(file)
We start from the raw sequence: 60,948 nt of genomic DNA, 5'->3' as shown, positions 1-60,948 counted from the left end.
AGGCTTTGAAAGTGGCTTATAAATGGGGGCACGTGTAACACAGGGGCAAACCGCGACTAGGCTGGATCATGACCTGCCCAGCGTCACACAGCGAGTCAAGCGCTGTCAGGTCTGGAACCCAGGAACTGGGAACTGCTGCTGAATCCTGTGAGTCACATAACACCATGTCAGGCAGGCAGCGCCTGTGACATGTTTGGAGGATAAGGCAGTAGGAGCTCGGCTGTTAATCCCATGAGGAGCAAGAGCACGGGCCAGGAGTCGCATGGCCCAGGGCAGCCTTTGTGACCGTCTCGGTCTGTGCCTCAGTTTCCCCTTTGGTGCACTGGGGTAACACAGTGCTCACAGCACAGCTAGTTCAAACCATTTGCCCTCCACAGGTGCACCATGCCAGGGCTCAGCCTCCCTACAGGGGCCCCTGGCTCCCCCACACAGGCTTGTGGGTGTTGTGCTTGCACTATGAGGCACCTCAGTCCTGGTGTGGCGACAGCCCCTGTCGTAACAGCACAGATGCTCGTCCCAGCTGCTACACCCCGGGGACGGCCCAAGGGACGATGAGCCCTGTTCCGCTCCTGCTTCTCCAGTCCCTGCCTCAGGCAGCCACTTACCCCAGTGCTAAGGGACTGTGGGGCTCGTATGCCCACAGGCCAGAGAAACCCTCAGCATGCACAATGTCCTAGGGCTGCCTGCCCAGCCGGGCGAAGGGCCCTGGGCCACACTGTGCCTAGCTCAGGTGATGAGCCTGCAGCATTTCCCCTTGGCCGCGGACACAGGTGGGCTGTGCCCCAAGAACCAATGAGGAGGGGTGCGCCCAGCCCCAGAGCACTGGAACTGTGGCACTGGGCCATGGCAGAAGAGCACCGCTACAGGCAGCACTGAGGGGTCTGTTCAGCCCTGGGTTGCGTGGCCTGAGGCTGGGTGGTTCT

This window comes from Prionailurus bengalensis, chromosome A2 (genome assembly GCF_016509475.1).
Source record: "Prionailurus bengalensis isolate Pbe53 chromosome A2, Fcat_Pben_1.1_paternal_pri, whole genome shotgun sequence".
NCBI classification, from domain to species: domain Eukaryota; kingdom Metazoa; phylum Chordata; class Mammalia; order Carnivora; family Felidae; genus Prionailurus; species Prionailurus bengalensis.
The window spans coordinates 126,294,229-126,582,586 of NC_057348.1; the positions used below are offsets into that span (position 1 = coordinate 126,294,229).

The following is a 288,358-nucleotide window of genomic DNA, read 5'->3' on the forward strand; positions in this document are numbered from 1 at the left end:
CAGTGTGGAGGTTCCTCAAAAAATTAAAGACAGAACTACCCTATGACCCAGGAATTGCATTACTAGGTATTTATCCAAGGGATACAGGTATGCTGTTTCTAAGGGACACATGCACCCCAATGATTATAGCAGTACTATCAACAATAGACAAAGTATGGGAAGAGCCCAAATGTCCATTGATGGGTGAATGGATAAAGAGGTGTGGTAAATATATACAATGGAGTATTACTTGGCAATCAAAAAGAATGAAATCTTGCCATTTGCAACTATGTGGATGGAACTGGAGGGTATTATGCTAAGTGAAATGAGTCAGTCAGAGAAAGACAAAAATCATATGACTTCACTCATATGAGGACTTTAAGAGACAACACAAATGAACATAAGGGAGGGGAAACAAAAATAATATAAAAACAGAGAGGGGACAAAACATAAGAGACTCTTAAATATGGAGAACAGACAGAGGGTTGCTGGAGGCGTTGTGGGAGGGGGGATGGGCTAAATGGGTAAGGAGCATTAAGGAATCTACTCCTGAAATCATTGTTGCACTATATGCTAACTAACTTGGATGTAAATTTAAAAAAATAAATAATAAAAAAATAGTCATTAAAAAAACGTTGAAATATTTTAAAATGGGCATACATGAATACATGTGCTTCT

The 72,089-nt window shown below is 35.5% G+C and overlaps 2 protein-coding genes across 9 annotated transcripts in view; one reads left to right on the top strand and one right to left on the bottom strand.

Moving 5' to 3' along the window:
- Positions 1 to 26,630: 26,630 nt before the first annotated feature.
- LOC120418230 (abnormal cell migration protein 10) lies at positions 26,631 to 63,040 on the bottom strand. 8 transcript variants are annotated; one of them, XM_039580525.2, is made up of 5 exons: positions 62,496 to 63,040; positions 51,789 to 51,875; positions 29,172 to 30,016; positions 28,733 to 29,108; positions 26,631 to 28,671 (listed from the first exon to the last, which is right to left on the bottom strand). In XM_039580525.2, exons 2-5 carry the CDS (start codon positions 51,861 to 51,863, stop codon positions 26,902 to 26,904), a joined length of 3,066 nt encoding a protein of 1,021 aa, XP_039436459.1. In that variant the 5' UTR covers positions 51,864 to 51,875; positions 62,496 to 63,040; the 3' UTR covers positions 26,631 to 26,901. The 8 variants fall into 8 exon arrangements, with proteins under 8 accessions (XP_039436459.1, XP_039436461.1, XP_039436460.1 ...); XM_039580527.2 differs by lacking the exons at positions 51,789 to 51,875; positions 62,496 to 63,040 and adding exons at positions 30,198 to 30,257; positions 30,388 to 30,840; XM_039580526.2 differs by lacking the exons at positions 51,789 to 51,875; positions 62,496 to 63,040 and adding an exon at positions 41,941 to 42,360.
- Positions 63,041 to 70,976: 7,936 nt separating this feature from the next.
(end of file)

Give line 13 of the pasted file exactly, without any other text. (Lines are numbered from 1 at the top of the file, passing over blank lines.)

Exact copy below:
- Positions 63,041 to 70,976: 7,936 nt separating this feature from the next.